The End of the ‘Phoney War’ and the Defeat of France. March – June 1940
During the Phoney War in Western Europe, the US leadership made an attempt to reconcile the warring parties. This task was entrusted to US Under Secretary of State S. Welles, who came to Europe in early 1940 on a special diplomatic mission and was received by Hitler in Berlin. Nevertheless, his mission showed that the US president’s desire to make a name for himself as a peacemaker by mediating an agreement between the Nazis and the Anglo-French allies was difficult to attain.
On April 9, 1940, Germany invaded Denmark and Norway. the Kingdom of Denmark was conquered within a few hours. It took the Germans two months to occupy all of Norway: in early June 1940, the Norwegian Army finally surrendered, and the Anglo-French troops that had been sent to its aid were evacuated from Norway together with the country’s king and government.
On May 10, 1940, the Germans invaded Holland, Belgium and Luxembourg, all of which capitulated within a few days. the entry of German troops into the Benelux countries misled the Anglo-French command, which thought that events on the Western Front were developing in the same way as in 1914. However, this time German strategists decided to attack France not through Belgium but through a remote area of the Ardennes in order to bypass the Maginot Line and reach the English Channel, where they would press the main Allied forces to the sea and destroy them. On the whole, this plan had been successfully realized by May 20, 1940. Only Hitler’s order to stop the German advance saved the Allied forces from total destruction. Abandoning their arms on the coast, the Allies managed to evacuate to the British Isles. Over 338,000 men left the port of Dunkirk between May 26 and June 3.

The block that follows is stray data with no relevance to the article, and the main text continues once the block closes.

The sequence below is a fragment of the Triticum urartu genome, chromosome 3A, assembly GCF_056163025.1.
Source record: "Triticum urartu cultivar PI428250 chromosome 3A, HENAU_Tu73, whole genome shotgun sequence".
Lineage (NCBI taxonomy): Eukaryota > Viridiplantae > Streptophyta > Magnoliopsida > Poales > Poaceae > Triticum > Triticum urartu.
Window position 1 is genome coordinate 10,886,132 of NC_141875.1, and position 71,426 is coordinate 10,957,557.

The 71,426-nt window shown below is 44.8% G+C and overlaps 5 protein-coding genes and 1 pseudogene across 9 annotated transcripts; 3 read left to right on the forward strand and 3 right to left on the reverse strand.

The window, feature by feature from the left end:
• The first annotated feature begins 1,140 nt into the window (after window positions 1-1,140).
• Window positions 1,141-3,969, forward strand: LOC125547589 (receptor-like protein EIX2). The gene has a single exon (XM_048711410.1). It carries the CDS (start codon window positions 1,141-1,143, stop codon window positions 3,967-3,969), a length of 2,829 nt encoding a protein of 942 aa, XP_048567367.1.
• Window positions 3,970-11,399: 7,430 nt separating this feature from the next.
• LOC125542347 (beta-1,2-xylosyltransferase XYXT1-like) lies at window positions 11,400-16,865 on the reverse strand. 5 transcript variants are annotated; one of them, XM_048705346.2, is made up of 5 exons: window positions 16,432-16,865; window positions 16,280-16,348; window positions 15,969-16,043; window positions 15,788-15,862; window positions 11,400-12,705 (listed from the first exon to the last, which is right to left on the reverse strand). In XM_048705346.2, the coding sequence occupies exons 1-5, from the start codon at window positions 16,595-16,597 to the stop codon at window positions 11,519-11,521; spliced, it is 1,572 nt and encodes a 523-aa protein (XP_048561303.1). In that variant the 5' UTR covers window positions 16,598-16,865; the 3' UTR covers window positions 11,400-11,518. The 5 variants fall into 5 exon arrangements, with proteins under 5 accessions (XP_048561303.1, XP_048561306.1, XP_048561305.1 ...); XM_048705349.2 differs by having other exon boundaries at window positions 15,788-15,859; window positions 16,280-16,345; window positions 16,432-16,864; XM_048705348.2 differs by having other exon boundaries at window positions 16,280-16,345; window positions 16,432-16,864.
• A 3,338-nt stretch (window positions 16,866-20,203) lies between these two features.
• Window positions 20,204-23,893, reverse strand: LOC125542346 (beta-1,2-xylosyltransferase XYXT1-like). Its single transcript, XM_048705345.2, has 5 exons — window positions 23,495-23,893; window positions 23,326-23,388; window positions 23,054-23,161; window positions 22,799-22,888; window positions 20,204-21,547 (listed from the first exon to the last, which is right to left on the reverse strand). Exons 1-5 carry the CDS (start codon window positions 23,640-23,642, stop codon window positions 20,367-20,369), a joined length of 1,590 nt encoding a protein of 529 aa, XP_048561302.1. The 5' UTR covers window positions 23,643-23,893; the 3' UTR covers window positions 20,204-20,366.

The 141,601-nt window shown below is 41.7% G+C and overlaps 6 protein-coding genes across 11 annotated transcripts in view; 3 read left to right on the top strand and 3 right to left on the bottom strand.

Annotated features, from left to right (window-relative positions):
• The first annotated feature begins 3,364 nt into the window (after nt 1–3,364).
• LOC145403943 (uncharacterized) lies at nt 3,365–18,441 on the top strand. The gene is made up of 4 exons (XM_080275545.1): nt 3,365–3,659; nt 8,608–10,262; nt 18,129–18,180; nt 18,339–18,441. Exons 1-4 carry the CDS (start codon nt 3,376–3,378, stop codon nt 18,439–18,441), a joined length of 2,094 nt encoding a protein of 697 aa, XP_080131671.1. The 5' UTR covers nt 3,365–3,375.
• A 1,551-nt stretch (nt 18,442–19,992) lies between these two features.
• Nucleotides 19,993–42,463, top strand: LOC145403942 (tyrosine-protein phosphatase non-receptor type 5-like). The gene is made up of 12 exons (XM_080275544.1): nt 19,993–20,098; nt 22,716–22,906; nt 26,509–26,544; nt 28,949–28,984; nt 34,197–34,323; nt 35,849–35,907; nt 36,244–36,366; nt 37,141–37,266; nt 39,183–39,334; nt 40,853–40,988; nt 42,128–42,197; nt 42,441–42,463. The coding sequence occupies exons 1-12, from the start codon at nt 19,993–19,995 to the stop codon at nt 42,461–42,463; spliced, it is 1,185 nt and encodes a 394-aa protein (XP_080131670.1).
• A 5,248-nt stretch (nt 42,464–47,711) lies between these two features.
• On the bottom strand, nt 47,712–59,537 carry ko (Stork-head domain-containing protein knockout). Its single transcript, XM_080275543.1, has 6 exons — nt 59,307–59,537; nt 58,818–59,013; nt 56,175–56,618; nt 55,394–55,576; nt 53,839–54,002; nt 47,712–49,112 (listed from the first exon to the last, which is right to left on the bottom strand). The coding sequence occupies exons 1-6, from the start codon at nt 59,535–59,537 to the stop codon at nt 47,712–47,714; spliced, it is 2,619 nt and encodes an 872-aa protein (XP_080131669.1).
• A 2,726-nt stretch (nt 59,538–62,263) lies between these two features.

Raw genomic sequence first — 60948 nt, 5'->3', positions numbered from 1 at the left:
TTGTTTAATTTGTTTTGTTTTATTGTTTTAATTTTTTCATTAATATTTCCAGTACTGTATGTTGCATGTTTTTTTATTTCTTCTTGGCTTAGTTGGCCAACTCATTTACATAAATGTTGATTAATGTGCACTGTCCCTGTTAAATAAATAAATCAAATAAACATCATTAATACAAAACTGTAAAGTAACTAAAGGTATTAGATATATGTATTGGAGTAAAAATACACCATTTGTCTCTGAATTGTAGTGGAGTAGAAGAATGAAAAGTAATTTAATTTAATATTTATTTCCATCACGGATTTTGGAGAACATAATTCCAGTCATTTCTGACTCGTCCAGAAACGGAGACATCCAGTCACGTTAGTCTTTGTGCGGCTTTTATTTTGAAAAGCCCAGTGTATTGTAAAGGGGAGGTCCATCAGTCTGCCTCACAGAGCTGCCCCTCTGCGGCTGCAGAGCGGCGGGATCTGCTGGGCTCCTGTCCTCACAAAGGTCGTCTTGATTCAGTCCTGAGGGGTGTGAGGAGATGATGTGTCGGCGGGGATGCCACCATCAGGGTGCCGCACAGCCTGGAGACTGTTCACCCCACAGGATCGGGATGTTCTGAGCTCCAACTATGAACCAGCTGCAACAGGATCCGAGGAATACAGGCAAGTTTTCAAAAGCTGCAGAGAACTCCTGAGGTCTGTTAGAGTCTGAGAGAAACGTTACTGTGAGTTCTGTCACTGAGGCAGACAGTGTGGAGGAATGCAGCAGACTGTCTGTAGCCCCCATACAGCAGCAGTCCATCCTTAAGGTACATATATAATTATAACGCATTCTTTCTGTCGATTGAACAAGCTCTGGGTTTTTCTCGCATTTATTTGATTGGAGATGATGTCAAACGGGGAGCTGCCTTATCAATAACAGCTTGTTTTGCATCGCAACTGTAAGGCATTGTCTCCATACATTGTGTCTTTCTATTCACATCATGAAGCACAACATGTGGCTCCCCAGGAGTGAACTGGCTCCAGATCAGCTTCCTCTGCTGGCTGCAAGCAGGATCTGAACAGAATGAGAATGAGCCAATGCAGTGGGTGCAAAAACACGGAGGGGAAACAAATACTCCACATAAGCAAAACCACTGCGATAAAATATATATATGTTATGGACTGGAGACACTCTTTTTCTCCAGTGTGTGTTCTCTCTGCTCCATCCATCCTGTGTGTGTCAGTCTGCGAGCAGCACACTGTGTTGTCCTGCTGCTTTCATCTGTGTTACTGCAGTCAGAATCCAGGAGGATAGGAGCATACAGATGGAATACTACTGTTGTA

Wehrmacht divisions entered Paris on June 14, 1940, and a Franco-German armistice was signed in the Forest of Compiegne on June 22, 1940, marking France’s defeat. the ceremony took place in the same place and the same train car as Germany’s capitulation at the end of World War I.